10.30.2014 | Huffington Post | Bernard Dufresne, a staff attorney for the nonprofit group Advocates for Children, called for more transparency when it comes to restraining students, pointing to the success of the 2010 Student Safety Act in reducing superfluous suspensions. “Thanks in part to the Student Safety Act, which requires the [DOE] to report on the number of suspensions every school year, suspensions have slowly started to drop,” said Dufresne. “Similarly, the DOE should have to report on the use of handcuffs on students, along with the number of arrests and summonses.” Read article

10.29.2014 | SchoolBook | The civil liberties union and the group Advocates for Children want the City Council to support legislation — yet to be drafted — that would require the city to report detailed data on how many students are handcuffed. The city already requires the Department of Education to report the number of annual suspensions, which have declined since the law was signed into effect in 2011. Read article

10.28.2014 | Capital New York | Other parents criticized the D.O.E. for not providing appropriate services for their children who struggled with reading. Representatives from Advocates for Children, a leading organization for special education students in New York, called on the D.O.E. Tuesday to improve literacy training in pre-K and up, provide additional screening for disabilities, and provide more information for parents on how to help their special needs students at home, particularly with boosting literacy. Read article

10.27.2014 | Chalkbeat New York | Others see the hearing as an opportunity to get beyond the questions of legal mandates and ask questions about what those students with disabilities are learning. Kim Sweet, executive director of Advocates for Children of New York, is waiting to hear about how the department can help schools lift academic achievement for students with disabilities. Just 6 percent of those students hit the state’s proficiency standard on its English and math exams in the 2012-13 school year, compared to 35 percent of students without disabilities. “It’s really time to focus on preparing these schools pedagogically to meet the needs of a wider range of students,” Sweet said. Read article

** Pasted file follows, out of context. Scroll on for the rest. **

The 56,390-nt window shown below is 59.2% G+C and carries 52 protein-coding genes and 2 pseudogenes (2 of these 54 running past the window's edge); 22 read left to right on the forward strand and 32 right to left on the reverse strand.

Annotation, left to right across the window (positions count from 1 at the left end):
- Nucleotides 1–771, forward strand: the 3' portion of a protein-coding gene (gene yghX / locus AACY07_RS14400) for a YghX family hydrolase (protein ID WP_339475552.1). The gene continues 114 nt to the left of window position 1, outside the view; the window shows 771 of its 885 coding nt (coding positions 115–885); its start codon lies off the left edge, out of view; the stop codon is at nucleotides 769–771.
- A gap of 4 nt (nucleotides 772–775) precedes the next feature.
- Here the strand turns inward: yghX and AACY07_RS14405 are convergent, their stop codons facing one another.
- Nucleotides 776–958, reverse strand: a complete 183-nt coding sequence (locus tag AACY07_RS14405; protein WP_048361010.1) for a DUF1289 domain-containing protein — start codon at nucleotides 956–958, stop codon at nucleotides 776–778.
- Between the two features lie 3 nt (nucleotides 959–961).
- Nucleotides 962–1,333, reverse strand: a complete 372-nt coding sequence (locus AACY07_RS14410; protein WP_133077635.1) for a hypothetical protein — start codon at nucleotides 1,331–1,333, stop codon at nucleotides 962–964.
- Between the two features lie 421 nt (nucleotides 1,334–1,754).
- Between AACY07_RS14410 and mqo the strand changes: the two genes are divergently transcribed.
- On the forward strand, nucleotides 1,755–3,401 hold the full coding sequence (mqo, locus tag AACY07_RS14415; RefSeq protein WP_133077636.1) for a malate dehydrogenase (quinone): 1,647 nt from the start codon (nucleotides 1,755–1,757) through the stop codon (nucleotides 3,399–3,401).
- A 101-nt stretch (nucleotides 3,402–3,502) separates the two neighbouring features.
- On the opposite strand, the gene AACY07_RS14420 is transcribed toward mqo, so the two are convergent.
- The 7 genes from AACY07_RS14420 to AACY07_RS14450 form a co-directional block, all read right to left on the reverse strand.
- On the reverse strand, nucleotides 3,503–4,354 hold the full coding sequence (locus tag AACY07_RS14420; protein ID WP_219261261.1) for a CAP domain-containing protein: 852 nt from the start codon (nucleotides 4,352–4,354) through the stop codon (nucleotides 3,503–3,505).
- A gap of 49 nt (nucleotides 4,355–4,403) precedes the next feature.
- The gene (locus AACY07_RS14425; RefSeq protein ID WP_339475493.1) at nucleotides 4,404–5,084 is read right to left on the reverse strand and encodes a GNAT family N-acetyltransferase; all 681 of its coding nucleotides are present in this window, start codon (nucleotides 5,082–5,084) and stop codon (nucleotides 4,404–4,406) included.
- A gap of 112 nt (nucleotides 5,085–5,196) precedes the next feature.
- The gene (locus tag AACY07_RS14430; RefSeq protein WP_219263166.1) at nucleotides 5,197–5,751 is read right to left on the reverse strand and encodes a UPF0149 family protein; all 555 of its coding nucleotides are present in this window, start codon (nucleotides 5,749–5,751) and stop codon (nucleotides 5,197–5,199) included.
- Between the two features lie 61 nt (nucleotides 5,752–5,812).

10.22.2014 | Chalkbeat New York | Advocates for Children of New York Executive Director Kim Sweet said her organization would lend its support to the bill, which she said could spur improvements to services for city students, when it is discussed next week. “We will be testifying in support of the effort to make public the delays in service provision and to hold the DOE accountable for those delays,” Sweet said. Read article

10.15.2014 | Chalkbeat New York | Still, they reflect the new demands that have been placed on schools by the city’s special-education overhaul, which calls for neighborhood schools to serve special-needs students whom they might have referred elsewhere in the past, and to try to place those students in classes alongside their non-disabled peers whenever possible. The new policies had already been in effect for a year when these complaints were filed in 2013 and similar problems continue to crop up today, advocates say. “We’re still getting cases that sound just like ones we were getting two years ago as they were just starting to roll this out,” said Maggie Moroff, special education policy coordinator at Advocates for Children, who backs the city’s new inclusion policies but said many schools still struggle to carry them out. “Something gets lost in translation,” she said. Read article